On Memorial Day, WWII vet will remember fallen comrades

Seventy years ago, Ernest Heidt risked his life as a member of a crew bombing targets in Europe and watched as comrades were shot down.

He met the same fate on Sept. 11, 1944, when his damaged plane went into a spin over Germany on his 32nd mission. Heidt parachuted to the ground, but three of the crew on his B-17 died. Heidt was taken as a prisoner of war to a German camp.

He survived. And on Memorial Day, he will remember those he served with who never came home from World War II.

“I think about those guys all the time,” Heidt, of Arden Park, said last week. “Two of them were killed on the plane and the German guards walked us right past the third laying in a field. It was hard.”

Heidt’s memories are precious. The men and women who fought in World War II are mostly in their 90s. Heidt celebrated his 90th birthday this year with family and friends.

World War II veterans are dying at about 555 a day, according to the Department of Veterans Affairs. A total of 16 million Americans served in World War II. About 1 million survive, with 93,000 living in California. About 12,000 World War II veterans lived in the Sacramento region during 2012, according to the latest U.S. Census Bureau figures. That’s down from about 36,000 in 2000. Put another way, about eight local World War II veterans died, on average, each day between 2000 and 2012.

With the passing of each veteran, the voices of courageous men and women who fought and won the war are stilled. And their first-person accounts of World War II – both the horrors and triumphs – are at risk of being lost. Efforts to record their memories include Capturing the Voices of WWII, a project by the Friends of the National WWII Memorial in Washington, D.C.

Memorial Day may mean more to World War II veterans, said Bill Detweiler, military and veterans affairs consultant at the National WWII Museum in New Orleans.

“The older generation takes more interest in patriotic holidays than younger people,” he said. “But don’t undersell the younger veterans. You see a lot of flags flying on patriotic holidays.”

Heidt, who survived anti-aircraft shelling, imprisonment in the Luft IV POW camp, and a forced march under trying conditions of hundreds of miles, today is physically fit, his mind is sharp and sense of humor intact.

During a recent interview at the home he shares with his wife, Marge, he referred to one tiny Texas town where he received B-17 training as “a rump hole of creation.” The German soldier who captured him “took my pocket knife, the dirty crook.”

Heidt was born in Bismarck, N.D., but grew up in California. His family lived in Oak Park and he graduated from McClatchy High School.

For a while, the family went on what was then called county relief. Other times, his father had a car repair shop, and would sometimes forgive debts when people couldn’t pay.

His parents worked at McClellan Air Force Base during World War II. Young Ernest was drafted in 1943 into the U.S. Army Air Forces. He became a flight engineer in the top turret position of the B-17, a position just behind the pilot.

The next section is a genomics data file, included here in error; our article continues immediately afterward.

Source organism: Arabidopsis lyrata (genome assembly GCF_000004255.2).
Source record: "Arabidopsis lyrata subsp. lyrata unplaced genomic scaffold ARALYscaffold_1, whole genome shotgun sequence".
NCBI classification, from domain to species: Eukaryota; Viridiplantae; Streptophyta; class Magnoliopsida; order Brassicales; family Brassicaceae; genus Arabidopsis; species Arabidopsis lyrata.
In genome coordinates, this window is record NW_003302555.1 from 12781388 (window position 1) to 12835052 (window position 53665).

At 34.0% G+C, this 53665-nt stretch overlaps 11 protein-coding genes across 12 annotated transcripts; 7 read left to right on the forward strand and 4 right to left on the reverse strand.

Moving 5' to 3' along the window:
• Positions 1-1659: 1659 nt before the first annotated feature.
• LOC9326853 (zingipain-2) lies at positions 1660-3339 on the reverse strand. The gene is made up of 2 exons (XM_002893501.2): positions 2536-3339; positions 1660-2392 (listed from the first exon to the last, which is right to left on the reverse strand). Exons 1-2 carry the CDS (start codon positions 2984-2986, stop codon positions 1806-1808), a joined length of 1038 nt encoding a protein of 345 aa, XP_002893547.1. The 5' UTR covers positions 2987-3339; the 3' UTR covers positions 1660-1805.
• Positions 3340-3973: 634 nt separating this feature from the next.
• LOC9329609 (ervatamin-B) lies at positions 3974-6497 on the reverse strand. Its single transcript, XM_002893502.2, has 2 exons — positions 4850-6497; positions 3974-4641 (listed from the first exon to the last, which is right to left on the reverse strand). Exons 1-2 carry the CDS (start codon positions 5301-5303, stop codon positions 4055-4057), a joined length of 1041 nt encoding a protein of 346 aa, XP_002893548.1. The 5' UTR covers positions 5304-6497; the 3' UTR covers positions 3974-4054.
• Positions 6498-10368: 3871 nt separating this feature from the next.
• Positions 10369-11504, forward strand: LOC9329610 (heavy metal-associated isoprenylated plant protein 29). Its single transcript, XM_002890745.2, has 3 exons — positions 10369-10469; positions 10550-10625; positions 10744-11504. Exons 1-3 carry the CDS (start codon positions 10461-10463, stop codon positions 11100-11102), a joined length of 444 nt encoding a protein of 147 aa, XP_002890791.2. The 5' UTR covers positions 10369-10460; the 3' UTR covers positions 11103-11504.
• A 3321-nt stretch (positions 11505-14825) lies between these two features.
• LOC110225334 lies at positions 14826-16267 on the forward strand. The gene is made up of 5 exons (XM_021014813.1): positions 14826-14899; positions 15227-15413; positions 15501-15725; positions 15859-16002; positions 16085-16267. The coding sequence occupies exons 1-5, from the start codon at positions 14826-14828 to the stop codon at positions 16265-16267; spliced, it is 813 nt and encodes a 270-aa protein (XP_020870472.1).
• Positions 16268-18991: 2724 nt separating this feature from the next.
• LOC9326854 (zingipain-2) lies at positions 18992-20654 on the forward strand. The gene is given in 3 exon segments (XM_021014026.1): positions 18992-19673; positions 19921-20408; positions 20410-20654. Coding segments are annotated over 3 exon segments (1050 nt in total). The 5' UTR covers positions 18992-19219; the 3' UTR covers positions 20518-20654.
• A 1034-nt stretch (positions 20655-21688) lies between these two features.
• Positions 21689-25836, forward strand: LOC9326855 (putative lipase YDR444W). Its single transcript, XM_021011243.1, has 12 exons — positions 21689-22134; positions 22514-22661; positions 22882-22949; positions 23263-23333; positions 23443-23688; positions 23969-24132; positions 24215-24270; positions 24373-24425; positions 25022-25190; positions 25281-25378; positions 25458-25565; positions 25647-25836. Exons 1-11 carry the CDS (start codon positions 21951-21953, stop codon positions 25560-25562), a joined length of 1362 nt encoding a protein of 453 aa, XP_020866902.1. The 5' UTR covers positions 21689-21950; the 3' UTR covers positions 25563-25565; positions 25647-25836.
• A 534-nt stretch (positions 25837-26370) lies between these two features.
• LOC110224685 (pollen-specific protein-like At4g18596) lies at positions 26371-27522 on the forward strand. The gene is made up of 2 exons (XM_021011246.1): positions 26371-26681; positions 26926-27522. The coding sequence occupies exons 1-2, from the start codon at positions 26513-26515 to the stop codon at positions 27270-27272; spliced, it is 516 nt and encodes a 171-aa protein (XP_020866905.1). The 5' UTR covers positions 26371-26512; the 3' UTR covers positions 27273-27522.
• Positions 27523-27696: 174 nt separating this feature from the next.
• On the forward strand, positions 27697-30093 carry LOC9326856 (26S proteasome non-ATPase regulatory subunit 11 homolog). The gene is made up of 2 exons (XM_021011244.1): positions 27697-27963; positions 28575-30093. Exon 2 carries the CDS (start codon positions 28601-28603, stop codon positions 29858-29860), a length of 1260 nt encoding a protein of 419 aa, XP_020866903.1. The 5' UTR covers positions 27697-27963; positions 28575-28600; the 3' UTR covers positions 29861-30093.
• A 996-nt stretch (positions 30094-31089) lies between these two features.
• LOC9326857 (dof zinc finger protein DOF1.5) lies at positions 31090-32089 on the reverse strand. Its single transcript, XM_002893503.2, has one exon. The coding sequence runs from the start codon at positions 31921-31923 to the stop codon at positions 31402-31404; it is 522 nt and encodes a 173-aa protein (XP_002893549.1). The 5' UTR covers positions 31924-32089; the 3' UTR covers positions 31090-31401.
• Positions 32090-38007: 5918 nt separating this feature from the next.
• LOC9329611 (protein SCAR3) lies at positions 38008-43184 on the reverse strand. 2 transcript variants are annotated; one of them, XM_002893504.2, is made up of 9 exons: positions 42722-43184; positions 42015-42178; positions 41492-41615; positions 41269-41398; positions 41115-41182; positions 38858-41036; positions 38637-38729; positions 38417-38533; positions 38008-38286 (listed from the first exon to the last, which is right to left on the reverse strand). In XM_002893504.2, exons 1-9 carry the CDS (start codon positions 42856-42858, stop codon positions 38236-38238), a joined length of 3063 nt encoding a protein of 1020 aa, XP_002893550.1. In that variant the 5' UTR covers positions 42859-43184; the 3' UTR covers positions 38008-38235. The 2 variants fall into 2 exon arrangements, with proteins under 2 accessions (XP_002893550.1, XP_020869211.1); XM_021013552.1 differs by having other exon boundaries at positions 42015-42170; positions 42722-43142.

His role was twofold: have enough mechanical knowledge to maintain the aircraft’s systems and also man the guns in the top turret.

His crew joined the 92nd Bombardment Group in England on May 1, 1944. He remembers his knees shaking during his first bombing run to occupied France, where they attacked a German airfield.

His knees never shook again, not even on a mission to bomb Munich, when his damaged plane was hit and limped back to England on one engine. The tail gunner took some shrapnel in his knee that time.

“We were losing about a third of the men, a third of the planes,” he remembered.

Commanders raised the number of missions the men had to accomplish – from 25 to 35 – before they could transition to a less-dangerous job. On his 32nd mission, Heidt’s luck ran out.

On Sept. 11, 1944, on a mission to bomb an oil plant in Merseburg, Germany, anti-aircraft shelling broke off 6 feet of his B-17’s left wing. He and others on his plane parachuted to the ground, where they were taken prisoner.

At Stalag Luft IV, in what is now northwestern Poland, he remembers the black bread “with sawdust in it” and the barley mush for breakfast that was really quite good.

He also remembers that one man was shot and killed when he tried to climb the barbed-wire fence. Mostly, he remembers boredom.

On Feb. 6, 1945, Heidt and his fellow prisoners were taken at gunpoint from the prison and marched 600 miles in a circular route. They slept in the rain and in barns.

The Germans did not want to surrender to the Russians who were advancing, Heidt said.

“I weighed about 150 pounds when I was captured,” Heidt said. “On April 26, when we walked to the American lines, I didn’t weigh 100 pounds. Everyone had dysentery. If you ate anything, you might as well throw it over your shoulder because it dropped right through you.”

Once back in the United States, he took a train from New Jersey to Camp Beale in Marysville and then a bus to the Sacramento YMCA, where he met his parents.

Heidt married the former Margaret Burkhart, and they raised three children. He worked for 43 years for Southern Pacific Railroad.

On Memorial Day, he will fly the U.S. flag and a P.O.W. flag at his home.

And he will acknowledge the day’s importance, “because of those who were killed and wounded and family and friends who have died,” he said. “I have much respect for all of them.”

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